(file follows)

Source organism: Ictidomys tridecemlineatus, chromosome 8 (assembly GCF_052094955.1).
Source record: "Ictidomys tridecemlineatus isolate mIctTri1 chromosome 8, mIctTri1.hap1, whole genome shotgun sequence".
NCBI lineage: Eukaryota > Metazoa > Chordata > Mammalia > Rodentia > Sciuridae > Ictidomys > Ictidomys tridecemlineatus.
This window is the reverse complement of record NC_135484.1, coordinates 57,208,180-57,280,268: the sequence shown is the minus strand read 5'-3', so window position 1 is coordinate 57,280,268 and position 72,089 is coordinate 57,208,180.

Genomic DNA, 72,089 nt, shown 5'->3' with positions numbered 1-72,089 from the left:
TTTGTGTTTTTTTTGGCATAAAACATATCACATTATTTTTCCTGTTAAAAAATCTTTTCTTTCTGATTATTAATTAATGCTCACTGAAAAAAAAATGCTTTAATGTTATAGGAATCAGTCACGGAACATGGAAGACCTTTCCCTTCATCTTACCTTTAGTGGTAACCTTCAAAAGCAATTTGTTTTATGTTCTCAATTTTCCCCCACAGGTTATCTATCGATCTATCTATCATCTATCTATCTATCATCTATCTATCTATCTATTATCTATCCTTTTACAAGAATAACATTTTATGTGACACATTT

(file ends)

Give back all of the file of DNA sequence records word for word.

Source organism: Ictidomys tridecemlineatus, chromosome 8 (assembly GCF_052094955.1).
Source record: "Ictidomys tridecemlineatus isolate mIctTri1 chromosome 8, mIctTri1.hap1, whole genome shotgun sequence".
NCBI lineage: Eukaryota > Metazoa > Chordata > Mammalia > Rodentia > Sciuridae > Ictidomys > Ictidomys tridecemlineatus.
This window is the reverse complement of record NC_135484.1, coordinates 57,208,180-57,280,268: the sequence shown is the minus strand read 5'-3', so window position 1 is coordinate 57,280,268 and position 72,089 is coordinate 57,208,180.

Genomic DNA, 72,089 nt, shown 5'->3' with positions numbered 1-72,089 from the left:
TTTGTGTTTTTTTTGGCATAAAACATATCACATTATTTTTCCTGTTAAAAAATCTTTTCTTTCTGATTATTAATTAATGCTCACTGAAAAAAAAATGCTTTAATGTTATAGGAATCAGTCACGGAACATGGAAGACCTTTCCCTTCATCTTACCTTTAGTGGTAACCTTCAAAAGCAATTTGTTTTATGTTCTCAATTTTCCCCCACAGGTTATCTATCGATCTATCTATCATCTATCTATCTATCATCTATCTATCTATCTATTATCTATCCTTTTACAAGAATAACATTTTATGTGACACATTT